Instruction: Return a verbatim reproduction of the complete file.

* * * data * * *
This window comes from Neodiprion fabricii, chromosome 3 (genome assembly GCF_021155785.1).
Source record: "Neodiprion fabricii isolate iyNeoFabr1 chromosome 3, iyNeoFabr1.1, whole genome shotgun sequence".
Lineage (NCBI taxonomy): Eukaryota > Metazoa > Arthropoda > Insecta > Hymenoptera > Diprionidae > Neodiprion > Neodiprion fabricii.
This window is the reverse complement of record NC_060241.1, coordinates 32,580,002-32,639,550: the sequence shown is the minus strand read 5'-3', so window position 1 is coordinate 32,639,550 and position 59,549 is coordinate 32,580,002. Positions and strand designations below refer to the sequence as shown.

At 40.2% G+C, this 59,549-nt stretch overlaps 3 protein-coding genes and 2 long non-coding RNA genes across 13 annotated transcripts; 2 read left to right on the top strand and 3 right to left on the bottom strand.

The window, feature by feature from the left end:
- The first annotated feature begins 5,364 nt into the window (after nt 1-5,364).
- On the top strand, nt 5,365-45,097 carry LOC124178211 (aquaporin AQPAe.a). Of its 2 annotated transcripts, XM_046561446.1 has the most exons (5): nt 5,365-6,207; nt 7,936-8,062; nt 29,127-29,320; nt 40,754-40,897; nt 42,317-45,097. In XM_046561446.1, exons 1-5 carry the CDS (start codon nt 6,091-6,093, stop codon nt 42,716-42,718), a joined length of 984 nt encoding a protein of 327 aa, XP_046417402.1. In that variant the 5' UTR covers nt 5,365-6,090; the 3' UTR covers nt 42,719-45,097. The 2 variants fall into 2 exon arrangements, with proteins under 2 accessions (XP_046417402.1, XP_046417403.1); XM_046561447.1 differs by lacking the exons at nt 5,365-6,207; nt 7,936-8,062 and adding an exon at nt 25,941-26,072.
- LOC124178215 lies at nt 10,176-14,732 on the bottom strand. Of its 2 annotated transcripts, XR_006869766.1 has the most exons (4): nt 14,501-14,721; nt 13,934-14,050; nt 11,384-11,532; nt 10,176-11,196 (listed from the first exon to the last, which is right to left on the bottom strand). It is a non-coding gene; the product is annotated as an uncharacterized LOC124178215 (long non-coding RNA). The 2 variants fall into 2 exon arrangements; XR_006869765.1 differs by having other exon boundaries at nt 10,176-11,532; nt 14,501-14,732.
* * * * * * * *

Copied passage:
This window comes from Neodiprion fabricii, chromosome 3 (genome assembly GCF_021155785.1).
Source record: "Neodiprion fabricii isolate iyNeoFabr1 chromosome 3, iyNeoFabr1.1, whole genome shotgun sequence".
Lineage (NCBI taxonomy): Eukaryota > Metazoa > Arthropoda > Insecta > Hymenoptera > Diprionidae > Neodiprion > Neodiprion fabricii.
This window is the reverse complement of record NC_060241.1, coordinates 32,580,002-32,639,550: the sequence shown is the minus strand read 5'-3', so window position 1 is coordinate 32,639,550 and position 59,549 is coordinate 32,580,002. Positions and strand designations below refer to the sequence as shown.

At 40.2% G+C, this 59,549-nt stretch overlaps 3 protein-coding genes and 2 long non-coding RNA genes across 13 annotated transcripts; 2 read left to right on the top strand and 3 right to left on the bottom strand.

The window, feature by feature from the left end:
- The first annotated feature begins 5,364 nt into the window (after nt 1-5,364).
- On the top strand, nt 5,365-45,097 carry LOC124178211 (aquaporin AQPAe.a). Of its 2 annotated transcripts, XM_046561446.1 has the most exons (5): nt 5,365-6,207; nt 7,936-8,062; nt 29,127-29,320; nt 40,754-40,897; nt 42,317-45,097. In XM_046561446.1, exons 1-5 carry the CDS (start codon nt 6,091-6,093, stop codon nt 42,716-42,718), a joined length of 984 nt encoding a protein of 327 aa, XP_046417402.1. In that variant the 5' UTR covers nt 5,365-6,090; the 3' UTR covers nt 42,719-45,097. The 2 variants fall into 2 exon arrangements, with proteins under 2 accessions (XP_046417402.1, XP_046417403.1); XM_046561447.1 differs by lacking the exons at nt 5,365-6,207; nt 7,936-8,062 and adding an exon at nt 25,941-26,072.
- LOC124178215 lies at nt 10,176-14,732 on the bottom strand. Of its 2 annotated transcripts, XR_006869766.1 has the most exons (4): nt 14,501-14,721; nt 13,934-14,050; nt 11,384-11,532; nt 10,176-11,196 (listed from the first exon to the last, which is right to left on the bottom strand). It is a non-coding gene; the product is annotated as an uncharacterized LOC124178215 (long non-coding RNA). The 2 variants fall into 2 exon arrangements; XR_006869765.1 differs by having other exon boundaries at nt 10,176-11,532; nt 14,501-14,732.